The maintenance of our highways has traditionally been funded from a combination or federal and state taxes collected at the pump from the sale of motor fuels. Because electric vehicles (EVs) do not refuel at pumps that collect state and federal highway taxes, they do not contribute to the upkeep of the highways. This has caused many states to rethink how taxes are assessed. Some proposals call for changes on how all vehicles are taxed while others are focused specifically on taxing EVs through increased annual registration fees or per-mile charges. As shown in the figure below, Washington, Nebraska, and Virginia have already enacted legislation to begin collecting taxes from EVs while other states have proposed legislation. States not shown in the figure that are considering annual fees include Indiana, South Carolina, Texas, and Vermont.

Annual Fees for Electric Vehicle Owners as of July 2013
  • Nebraska and Virginia fees also apply to hybrid-electric vehicles.
  • Arizona fees are based on the vehicle's annual mileage, with fee not to exceed $120/year.
  • North Carolina fees for hybrid-electric vehicles are $50/year.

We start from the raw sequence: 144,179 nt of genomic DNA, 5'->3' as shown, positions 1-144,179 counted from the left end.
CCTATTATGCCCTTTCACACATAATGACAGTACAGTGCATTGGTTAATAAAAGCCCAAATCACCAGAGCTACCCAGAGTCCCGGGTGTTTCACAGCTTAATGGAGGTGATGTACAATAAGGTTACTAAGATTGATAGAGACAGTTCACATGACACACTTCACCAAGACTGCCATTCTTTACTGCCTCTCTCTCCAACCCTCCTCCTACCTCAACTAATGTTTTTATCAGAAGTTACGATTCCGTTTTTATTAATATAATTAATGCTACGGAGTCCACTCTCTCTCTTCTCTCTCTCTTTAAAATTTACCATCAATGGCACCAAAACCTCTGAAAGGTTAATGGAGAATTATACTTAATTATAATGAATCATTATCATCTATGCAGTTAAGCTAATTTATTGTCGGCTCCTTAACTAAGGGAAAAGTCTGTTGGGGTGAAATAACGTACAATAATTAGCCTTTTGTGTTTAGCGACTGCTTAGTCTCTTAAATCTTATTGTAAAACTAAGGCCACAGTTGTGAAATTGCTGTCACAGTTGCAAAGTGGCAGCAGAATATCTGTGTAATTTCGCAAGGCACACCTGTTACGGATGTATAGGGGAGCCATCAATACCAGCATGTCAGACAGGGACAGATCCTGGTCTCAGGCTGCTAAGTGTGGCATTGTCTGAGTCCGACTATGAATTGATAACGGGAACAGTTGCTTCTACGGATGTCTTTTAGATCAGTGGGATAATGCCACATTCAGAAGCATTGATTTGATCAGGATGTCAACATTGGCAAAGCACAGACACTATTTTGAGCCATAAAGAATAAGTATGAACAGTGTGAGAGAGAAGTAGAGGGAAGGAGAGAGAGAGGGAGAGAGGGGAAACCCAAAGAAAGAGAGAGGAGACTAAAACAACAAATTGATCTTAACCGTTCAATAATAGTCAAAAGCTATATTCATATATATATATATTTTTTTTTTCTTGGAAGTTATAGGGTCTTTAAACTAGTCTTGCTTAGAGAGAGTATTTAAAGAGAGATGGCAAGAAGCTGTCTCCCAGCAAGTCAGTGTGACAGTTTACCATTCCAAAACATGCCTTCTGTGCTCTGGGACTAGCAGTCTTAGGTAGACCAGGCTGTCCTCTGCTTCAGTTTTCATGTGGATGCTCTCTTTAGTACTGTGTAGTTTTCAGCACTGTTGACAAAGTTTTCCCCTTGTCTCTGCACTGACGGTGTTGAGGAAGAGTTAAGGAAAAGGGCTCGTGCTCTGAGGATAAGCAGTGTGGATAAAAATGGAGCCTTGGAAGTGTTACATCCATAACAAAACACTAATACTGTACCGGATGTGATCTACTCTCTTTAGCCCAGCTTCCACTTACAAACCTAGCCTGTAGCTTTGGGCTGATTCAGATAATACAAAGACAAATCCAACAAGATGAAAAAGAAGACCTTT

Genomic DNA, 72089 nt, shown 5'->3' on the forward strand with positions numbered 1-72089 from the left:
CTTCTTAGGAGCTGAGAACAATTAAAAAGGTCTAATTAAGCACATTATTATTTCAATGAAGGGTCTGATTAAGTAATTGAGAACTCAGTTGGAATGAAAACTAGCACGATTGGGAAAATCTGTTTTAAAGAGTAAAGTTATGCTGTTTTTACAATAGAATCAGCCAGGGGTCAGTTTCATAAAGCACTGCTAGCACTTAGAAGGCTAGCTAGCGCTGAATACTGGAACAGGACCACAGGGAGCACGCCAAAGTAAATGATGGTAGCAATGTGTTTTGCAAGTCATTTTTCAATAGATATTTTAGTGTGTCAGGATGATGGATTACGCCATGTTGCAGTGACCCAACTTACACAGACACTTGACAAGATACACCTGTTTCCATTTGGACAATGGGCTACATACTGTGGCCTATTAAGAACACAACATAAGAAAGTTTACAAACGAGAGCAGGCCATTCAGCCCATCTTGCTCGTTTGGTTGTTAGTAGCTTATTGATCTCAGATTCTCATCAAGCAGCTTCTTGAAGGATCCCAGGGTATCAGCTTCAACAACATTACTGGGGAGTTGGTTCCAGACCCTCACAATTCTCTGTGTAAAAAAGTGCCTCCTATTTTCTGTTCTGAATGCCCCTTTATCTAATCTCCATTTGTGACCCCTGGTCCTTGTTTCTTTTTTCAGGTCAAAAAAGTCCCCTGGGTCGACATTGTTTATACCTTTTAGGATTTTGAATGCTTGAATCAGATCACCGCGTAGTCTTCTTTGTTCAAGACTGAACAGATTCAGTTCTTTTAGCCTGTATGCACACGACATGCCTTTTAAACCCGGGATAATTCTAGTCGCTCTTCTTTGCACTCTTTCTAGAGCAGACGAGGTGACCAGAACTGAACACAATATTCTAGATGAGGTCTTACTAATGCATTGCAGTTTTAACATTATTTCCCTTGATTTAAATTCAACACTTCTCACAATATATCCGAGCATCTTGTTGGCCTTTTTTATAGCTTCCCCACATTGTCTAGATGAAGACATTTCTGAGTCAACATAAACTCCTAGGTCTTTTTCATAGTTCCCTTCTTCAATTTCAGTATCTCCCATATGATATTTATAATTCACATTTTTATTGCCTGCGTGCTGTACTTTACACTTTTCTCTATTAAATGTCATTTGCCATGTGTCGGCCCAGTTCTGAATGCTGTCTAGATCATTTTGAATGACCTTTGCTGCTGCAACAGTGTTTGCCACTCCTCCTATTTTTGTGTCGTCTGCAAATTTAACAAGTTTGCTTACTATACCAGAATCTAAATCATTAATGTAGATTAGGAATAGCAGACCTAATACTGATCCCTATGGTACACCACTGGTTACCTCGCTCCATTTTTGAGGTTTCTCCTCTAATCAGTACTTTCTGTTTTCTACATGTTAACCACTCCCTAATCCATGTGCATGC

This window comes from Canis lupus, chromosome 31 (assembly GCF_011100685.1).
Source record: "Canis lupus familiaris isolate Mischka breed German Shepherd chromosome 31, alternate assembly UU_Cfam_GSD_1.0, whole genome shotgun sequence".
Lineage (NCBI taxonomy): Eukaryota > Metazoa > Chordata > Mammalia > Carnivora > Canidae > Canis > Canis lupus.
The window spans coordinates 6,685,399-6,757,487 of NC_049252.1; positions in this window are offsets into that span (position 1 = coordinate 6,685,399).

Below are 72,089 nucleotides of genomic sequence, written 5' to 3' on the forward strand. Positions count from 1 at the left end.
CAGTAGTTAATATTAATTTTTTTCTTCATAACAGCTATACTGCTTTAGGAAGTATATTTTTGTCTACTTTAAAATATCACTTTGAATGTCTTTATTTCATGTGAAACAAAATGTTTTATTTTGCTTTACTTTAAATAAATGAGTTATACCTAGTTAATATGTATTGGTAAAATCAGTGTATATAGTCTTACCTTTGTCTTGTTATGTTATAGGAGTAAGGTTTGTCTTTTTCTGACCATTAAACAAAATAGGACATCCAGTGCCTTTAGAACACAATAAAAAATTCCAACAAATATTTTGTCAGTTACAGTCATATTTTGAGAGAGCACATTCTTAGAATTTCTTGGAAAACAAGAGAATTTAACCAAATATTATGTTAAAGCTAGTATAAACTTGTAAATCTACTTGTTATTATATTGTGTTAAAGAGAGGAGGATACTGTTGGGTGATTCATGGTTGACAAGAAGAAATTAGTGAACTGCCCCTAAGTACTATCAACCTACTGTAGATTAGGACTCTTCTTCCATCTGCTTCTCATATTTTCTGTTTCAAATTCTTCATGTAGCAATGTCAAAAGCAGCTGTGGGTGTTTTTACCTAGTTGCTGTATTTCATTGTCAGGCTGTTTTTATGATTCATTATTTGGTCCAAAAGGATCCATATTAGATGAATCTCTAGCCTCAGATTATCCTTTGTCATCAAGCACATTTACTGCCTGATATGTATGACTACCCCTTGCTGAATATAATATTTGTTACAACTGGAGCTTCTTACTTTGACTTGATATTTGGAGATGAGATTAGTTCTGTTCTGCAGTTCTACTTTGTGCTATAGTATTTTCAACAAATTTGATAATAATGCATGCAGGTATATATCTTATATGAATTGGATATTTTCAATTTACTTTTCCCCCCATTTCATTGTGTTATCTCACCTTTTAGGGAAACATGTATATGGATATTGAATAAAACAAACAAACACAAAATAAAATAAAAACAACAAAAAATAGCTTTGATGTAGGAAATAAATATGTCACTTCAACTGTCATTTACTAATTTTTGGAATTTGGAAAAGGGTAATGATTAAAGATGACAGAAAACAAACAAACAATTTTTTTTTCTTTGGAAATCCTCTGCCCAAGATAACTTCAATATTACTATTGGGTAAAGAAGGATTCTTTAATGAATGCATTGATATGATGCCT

• Oregon fees apply to any vehicle with fuel economy above 55 miles per gallon and are based on the vehicle's annual mileage. Above estimate calculated for 15,000 miles/year.

Supporting Information

Annual Fees for Electric Vehicle Owners as of July 2013
StateAnnual Fee
Already enacted
North Carolina$100
New Jersey$50
Crain Communications, Automotive News, "The EV taxation debate comes to Michigan"
Crain Communications, Automotive News, "States debate taxing green cars to recover lost gas taxes" June 9, 2013.
National Conference for State Legislators, Transportation Funding and Finance Legislation Database, accessed July 2, 2013.
AutoblogGreen, "Oregon proposes 1.5-cent-per-mile mileage tax for EVs, would also target 55+ mpg cars" March 3, 2013.

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